Assembled solely from interviews, performance footage and dramatic recitations of passages from diaries, letters or memoirs, Maria by Callas is filmmaker Tom Volf’s scavenger hunt for the soul of a soprano.

The Bey or Tay of her day as far as taste-making — and, for that matter, tantalizing tabloid headlines — were concerned, Callas was a Greek soprano born in 1920s New York. Living in the age of Shirley Temple, Callas’ parents persisted in pushing her toward a performing-arts career from an early age. She eventually went on to be the toast of Italy, New York and beyond despite public rifts with the Met Opera, performance-affecting health issues and prolonged scandals in her personal relationships.

Callas claims that her singing was not an act of pride but an attempt to reach those heavens of harmony indescribable by language itself. A gender-roles traditionalist who perhaps longed for simple domestication, Callas also says “I would have given it up with pleasure, but destiny is destiny and there’s no way out.” Volf is, of course, trying to use Callas’ own words for objectivity. But right there in the title, Volf’s idea is how the individual set herself apart from the icon and that, if Callas was in a sense always acting, we can’t understand which viewpoint is the reliable one.

Sadly, that’s almost all Maria by Callas has to offer for two hours, save some stunning in-full performances from Callas augmented by the hisses of dated audio and coughs of audience members. Even then, when you’re cherry-picking arias from Verdi, Bizet and Puccini, it’s easy to impose the arc you want. And if the argument is that there was always as much “Maria” as “Callas” in her interpretations of these classics … well, isn’t that the very ante for artistic expression?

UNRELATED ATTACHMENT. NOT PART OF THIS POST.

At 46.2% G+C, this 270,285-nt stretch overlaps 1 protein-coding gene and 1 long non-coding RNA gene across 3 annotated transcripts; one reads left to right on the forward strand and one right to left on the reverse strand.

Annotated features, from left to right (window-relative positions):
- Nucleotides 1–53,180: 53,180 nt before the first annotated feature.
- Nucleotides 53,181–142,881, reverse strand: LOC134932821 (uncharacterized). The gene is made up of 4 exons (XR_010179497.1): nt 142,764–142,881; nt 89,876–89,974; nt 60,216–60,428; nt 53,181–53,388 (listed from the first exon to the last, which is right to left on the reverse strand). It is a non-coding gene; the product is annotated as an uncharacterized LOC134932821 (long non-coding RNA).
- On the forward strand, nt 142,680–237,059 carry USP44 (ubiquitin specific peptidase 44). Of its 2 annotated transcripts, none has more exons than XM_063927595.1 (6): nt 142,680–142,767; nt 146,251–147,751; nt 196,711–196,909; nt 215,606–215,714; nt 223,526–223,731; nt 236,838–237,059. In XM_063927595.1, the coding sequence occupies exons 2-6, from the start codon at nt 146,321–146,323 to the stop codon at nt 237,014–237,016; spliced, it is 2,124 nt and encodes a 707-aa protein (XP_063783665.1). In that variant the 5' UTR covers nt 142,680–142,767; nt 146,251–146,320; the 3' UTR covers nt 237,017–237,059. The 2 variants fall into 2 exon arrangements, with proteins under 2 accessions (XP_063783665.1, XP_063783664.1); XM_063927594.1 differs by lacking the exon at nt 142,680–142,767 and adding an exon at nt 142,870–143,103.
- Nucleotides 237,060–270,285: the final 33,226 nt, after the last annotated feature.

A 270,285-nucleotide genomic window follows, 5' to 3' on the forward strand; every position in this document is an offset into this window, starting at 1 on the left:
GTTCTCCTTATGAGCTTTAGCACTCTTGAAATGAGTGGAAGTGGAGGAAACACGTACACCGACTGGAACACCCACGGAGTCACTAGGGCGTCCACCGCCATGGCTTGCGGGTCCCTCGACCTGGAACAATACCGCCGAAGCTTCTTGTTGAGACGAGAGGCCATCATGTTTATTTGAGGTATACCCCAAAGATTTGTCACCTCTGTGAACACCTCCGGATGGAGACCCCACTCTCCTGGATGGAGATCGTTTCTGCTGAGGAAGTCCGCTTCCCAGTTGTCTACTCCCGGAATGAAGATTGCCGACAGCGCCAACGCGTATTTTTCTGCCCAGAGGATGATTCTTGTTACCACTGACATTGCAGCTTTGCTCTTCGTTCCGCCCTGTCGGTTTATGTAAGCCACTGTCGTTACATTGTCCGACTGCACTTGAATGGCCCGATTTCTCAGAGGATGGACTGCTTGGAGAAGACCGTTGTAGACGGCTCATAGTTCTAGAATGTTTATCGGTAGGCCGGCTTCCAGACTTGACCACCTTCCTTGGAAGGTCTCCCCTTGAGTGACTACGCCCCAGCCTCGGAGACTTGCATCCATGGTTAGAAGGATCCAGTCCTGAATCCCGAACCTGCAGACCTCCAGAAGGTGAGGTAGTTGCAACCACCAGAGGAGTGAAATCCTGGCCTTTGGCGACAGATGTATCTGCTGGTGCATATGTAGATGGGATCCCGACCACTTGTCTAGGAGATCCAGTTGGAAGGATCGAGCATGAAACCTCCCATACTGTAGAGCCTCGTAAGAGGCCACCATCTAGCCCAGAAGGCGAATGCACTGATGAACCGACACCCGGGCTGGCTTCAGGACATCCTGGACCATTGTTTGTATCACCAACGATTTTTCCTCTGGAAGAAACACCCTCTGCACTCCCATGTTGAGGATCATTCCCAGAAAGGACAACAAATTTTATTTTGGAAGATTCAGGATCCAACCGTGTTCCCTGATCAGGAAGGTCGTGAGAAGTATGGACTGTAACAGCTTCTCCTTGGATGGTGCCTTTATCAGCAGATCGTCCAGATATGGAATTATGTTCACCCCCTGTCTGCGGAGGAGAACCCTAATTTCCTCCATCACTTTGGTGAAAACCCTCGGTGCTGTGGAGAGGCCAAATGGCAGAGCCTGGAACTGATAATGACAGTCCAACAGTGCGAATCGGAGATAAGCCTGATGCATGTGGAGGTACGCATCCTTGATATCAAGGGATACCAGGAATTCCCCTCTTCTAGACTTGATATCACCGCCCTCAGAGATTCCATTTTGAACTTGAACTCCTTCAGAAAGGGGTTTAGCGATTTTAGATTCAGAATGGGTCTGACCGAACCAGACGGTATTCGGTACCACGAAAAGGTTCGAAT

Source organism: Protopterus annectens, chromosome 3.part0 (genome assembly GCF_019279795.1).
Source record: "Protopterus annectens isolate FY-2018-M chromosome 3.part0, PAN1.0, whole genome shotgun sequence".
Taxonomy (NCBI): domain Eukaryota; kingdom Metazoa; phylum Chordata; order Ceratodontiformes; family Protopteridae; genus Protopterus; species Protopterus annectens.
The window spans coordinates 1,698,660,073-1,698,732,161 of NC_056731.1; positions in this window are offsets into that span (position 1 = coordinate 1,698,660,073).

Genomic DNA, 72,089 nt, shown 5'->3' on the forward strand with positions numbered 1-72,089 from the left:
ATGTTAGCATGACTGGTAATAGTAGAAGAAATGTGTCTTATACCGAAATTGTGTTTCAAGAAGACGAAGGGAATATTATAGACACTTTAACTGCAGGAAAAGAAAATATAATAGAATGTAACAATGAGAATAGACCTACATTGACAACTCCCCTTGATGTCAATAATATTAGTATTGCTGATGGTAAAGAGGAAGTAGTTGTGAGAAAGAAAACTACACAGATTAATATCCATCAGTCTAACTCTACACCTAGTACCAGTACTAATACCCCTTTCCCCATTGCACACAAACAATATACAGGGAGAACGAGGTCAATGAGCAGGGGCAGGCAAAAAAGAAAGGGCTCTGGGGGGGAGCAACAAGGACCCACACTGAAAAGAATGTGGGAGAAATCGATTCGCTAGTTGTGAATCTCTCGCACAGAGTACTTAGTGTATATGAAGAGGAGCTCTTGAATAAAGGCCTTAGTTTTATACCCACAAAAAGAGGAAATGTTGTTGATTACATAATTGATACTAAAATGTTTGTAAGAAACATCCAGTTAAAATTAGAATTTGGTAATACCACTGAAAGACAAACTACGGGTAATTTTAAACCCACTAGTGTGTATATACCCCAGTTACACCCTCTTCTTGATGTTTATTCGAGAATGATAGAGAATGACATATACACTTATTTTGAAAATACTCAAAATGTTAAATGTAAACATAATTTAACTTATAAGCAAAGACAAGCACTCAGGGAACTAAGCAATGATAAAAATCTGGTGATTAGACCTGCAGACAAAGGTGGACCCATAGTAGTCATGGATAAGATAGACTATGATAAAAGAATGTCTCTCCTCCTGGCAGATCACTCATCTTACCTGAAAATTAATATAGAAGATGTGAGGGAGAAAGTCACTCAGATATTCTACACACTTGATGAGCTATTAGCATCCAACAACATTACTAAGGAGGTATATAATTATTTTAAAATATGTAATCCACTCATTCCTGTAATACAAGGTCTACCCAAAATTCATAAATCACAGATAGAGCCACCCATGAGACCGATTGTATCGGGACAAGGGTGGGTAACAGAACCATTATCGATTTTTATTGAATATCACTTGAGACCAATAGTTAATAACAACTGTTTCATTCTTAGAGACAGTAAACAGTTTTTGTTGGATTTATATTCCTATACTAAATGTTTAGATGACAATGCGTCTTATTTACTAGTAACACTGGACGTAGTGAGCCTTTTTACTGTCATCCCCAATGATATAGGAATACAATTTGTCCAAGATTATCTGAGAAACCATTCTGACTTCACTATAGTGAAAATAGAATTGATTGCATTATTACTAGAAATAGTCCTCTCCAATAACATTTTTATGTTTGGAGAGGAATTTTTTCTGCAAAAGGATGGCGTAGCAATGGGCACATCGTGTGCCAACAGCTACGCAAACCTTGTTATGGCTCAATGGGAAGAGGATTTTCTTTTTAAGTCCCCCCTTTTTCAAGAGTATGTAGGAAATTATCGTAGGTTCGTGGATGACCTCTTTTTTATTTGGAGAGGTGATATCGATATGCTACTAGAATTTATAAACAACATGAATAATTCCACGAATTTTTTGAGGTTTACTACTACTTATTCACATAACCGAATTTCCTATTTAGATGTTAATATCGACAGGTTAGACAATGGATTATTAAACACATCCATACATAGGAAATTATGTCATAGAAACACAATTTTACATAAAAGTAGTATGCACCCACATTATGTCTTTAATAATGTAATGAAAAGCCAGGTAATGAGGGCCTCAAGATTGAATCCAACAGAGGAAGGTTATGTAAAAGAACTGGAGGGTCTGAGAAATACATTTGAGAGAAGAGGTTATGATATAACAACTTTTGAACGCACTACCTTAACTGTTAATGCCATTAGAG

Volf’s documentary feels disembodied in other ways – with its scene-setting subtitles relegated to the screen’s upper-right corner. Blink and you’ll miss the context for nearly a decade’s worth of her ascent. Even then, transitions seem arbitrary and rooted in a presupposition of vast knowledge about Callas or the opera scene circa the 1950s and 1960s. And although Joyce DiDonato does a decent job dramatizing Callas’ written words, it’s hard to not feel like she was chosen because she sounds like (or was directed to sound like) Cate Blanchett, whom you can picture portraying Callas in an actual narrative biopic.

There are many intriguing details about Callas’ life — an eye condition rendering her nearly blind in stage settings, her rapid weight loss early in her career and her many rivalries. But you’ll only learn about those in researching Callas as you watch this dry, drab affair and wonder why anyone chose to make a documentary about this person.

Only Callas’ longstanding love affair with Aristotle Onassis, and its emotional (and perhaps carnal) persistence even after he married Jackie Kennedy, gets an appropriately generous, and revealing, amount of screen time; it’s the most thorough insight into Callas’ deeper passions and even then, it’s only about a man she loved. The film addresses the burdensome weight of those who stood on the shoulders of her giant achievements or the thoughtfulness behind her artistry and artifice, but only in sputters.

Too niche to appeal to anyone outside of the infinitesimal intersection of opera and archival aficionados, Maria by Callas just leaves us with a diva wrapped in an aria inside an enigma.